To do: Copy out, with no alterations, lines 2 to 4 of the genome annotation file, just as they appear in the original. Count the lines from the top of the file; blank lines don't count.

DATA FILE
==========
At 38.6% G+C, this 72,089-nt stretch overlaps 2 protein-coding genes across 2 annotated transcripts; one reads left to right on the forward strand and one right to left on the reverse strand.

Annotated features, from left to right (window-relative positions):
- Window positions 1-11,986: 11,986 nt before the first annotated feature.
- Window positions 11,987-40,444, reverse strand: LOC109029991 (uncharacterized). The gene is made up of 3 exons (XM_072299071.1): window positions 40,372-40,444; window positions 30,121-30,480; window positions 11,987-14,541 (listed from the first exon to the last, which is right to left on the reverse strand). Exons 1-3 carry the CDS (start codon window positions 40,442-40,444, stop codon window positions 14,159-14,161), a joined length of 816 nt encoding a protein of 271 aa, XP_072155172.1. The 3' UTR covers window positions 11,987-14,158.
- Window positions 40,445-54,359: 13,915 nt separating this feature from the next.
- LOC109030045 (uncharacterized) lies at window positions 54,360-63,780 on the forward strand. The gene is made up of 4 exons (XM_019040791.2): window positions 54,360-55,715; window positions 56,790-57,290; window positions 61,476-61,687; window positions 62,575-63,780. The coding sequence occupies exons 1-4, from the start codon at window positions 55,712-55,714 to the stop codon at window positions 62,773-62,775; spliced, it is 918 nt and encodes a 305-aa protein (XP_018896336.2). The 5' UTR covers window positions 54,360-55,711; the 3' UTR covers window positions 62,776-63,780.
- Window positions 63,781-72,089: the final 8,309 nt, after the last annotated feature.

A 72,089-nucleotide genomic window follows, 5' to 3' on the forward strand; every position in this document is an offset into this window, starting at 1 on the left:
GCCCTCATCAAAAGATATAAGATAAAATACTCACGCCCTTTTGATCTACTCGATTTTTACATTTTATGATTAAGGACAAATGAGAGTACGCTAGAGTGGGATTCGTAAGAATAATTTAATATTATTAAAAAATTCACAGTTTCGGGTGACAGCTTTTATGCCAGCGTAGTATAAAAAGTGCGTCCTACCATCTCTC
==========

Annotated features, from left to right (window-relative positions):
- Window positions 1-11,986: 11,986 nt before the first annotated feature.
- Window positions 11,987-40,444, reverse strand: LOC109029991 (uncharacterized). The gene is made up of 3 exons (XM_072299071.1): window positions 40,372-40,444; window positions 30,121-30,480; window positions 11,987-14,541 (listed from the first exon to the last, which is right to left on the reverse strand). Exons 1-3 carry the CDS (start codon window positions 40,442-40,444, stop codon window positions 14,159-14,161), a joined length of 816 nt encoding a protein of 271 aa, XP_072155172.1. The 3' UTR covers window positions 11,987-14,158.